Texas Gov. Rick Perry called former Gov. Mitt Romney, his rival for the Republican presidential nomination, a hypocrite on immigration on Tuesday because he had employed undocumented workers.

At the GOP debate in Las Vegas, Perry took the issue of immigration – which has plagued his campaign recently, as rivals portrayed him as weak on the issue – and turned it against Romney.

"The idea that you stand here before us and talk about that you're strong on immigration, is on its face the height of hypocrisy," Perry said to Romney.

"You stood here in front of the American people and did not tell the truth that you had illegals working on your property,” Perry said. “The idea that you can sit here and talk about any of us having an immigration issue is beyond me.”

Scoring the Vegas-Style Brawl at GOP Debate

Romney, who had faced the issue – raised in a Boston Globe article years ago -- when he previously ran for president , said he fired the undocumented worker from doing his lawn as soon as he learned that he was in the country unlawfully.

Perry shot back that he continued to employ undocumented workers for a year after the first incident came to light. Romney, growing increasingly angry, said that he did not know the lawn care company had continued to use undocumented workers, in contrast, he said, to its promise to him that it would only have people legally eligible to work. Romney said that he stopped using the company after learning it continued to send undocumented immigrants to work on his lawn.

Romney fired back at Perry by saying that when he was governor of Massachusetts, he did not provide a magnet for undocumented immigrants, unlike Perry, he said.

He told Perry that he provided a magnet for undocumented immigrants to settle in Texas by supporting a law that allows people who are in the country unlawfully to attend public colleges at in-state tuition rates.

"You said I don't want to build a fence," Romney said. "You talk about magnets -- you put in place a magnet."

Perry has said that the in-state tuition law was right for Texas, but that he does not necessarily think that it should be a national law. In the past, he has said it would be wrong to punish the children of undocumented immigrants by making it difficult for them to pursue a higher education, and having them in classrooms would be preferable than having them in the streets.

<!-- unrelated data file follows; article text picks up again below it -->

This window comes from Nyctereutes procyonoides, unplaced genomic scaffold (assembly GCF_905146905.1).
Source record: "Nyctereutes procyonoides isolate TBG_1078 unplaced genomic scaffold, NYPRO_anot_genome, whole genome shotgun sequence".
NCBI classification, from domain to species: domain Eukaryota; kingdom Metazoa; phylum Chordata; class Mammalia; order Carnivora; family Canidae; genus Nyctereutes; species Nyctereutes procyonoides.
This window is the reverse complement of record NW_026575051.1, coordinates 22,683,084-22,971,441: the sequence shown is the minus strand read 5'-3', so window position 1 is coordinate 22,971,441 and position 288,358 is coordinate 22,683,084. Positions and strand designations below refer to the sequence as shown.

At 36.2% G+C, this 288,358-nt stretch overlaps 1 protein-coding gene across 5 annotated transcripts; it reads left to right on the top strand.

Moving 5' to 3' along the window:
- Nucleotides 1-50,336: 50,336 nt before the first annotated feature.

But at the Nevada debate, he did not defend the in-state tuition law with sympathetic comments about the undocumented. Instead, he said he was indeed tough on immigration because he opposes any policy which would be a form of amnesty and supports building a “strategic fence,” not one along the entire U.S.-Mexican border because, he said, it would be too expensive and take too long to construct.

Minnesota Rep. Michele Bachmann said that she would build a double fence and, in a reference to Perry and in-state tuition, would not allow any breaks for the undocumented.

Bachmann also said she would deal with “anchor babies,” a controversial term used to refer to children born in the United States to undocumented immigrants. Bachmann suggested she would not allow automatic birthright citizenship.

She vowed, too, to make English the “official language” of the United States.

But the most problematic candidate as far as immigration, Bachmann said, was President Obama, whose “uncle and his aunt who have been allowed to stay in this country despite the fact that they’re illegal.”

Former Godfather’s Pizza CEO Herman Cain said he favored a comprehensive border protection plan, including troops.

He did not directly answer the moderator’s question about electrifying the border, a concept he pushed recently, eliciting controversy.

At a Tea Party-sponsored rally in Tennessee, Cain proposed building an electric border fence that could kill people trying to cross it. At the rally he also said he would consider using military troops “with real guns and real bullets” to stop unlawful border-crossers.

At the debate, held at the Venetian Resort Hotel Casino in Las Vegas, a man in the audience told the candidates that most Latinos were not undocumented immigrants, and what message did they have for the roughly 50 million Latinos in the nation.

None of the candidates directly answered the question; most of the ones who answered it – after several attempts by moderator CNN reporter Anderson Cooper – did so vaguely, usually saying that their messages were for all Americans. Some candidates said efforts to single out an ethnic or racial group were not productive.

Former U.S. Senator Rick Santorum said Hispanics have strong family values and strong faith.

In a post-debate analysis, Gwen Ifill, political analyst on PBS, said the Latino audience member's question to the candidates had gotten no better than a "flat-footed" response.

"Many didn't know what to say," she said, "as far as appealing to the fastest-growing community in this country."

Elizabeth Llorente can be reached at Elizabeth.Llorente@foxnewslatino.com or on Twitter @LlorenteLatino.

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